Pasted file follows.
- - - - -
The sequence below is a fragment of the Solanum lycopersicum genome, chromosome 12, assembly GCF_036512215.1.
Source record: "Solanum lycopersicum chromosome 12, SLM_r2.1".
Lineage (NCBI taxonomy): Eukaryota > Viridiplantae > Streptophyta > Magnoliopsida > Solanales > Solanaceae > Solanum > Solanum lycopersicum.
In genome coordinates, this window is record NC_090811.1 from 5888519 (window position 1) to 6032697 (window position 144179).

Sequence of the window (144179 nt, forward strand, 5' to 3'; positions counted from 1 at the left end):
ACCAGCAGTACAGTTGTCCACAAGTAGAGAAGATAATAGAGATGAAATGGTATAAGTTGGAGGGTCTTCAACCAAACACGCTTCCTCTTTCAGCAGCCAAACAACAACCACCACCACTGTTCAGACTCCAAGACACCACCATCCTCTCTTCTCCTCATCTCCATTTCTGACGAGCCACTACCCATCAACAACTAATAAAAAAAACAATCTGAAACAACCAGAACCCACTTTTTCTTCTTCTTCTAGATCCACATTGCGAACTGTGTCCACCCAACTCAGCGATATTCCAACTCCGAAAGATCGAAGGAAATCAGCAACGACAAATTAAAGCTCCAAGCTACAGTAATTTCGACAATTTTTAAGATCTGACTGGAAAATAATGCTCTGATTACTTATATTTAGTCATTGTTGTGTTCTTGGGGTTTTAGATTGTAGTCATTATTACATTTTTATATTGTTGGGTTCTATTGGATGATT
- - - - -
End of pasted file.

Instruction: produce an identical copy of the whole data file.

The sequence below is a fragment of the Solanum lycopersicum genome, chromosome 12, assembly GCF_036512215.1.
Source record: "Solanum lycopersicum chromosome 12, SLM_r2.1".
Lineage (NCBI taxonomy): Eukaryota > Viridiplantae > Streptophyta > Magnoliopsida > Solanales > Solanaceae > Solanum > Solanum lycopersicum.
In genome coordinates, this window is record NC_090811.1 from 5888519 (window position 1) to 6032697 (window position 144179).

Sequence of the window (144179 nt, forward strand, 5' to 3'; positions counted from 1 at the left end):
ACCAGCAGTACAGTTGTCCACAAGTAGAGAAGATAATAGAGATGAAATGGTATAAGTTGGAGGGTCTTCAACCAAACACGCTTCCTCTTTCAGCAGCCAAACAACAACCACCACCACTGTTCAGACTCCAAGACACCACCATCCTCTCTTCTCCTCATCTCCATTTCTGACGAGCCACTACCCATCAACAACTAATAAAAAAAACAATCTGAAACAACCAGAACCCACTTTTTCTTCTTCTTCTAGATCCACATTGCGAACTGTGTCCACCCAACTCAGCGATATTCCAACTCCGAAAGATCGAAGGAAATCAGCAACGACAAATTAAAGCTCCAAGCTACAGTAATTTCGACAATTTTTAAGATCTGACTGGAAAATAATGCTCTGATTACTTATATTTAGTCATTGTTGTGTTCTTGGGGTTTTAGATTGTAGTCATTATTACATTTTTATATTGTTGGGTTCTATTGGATGATT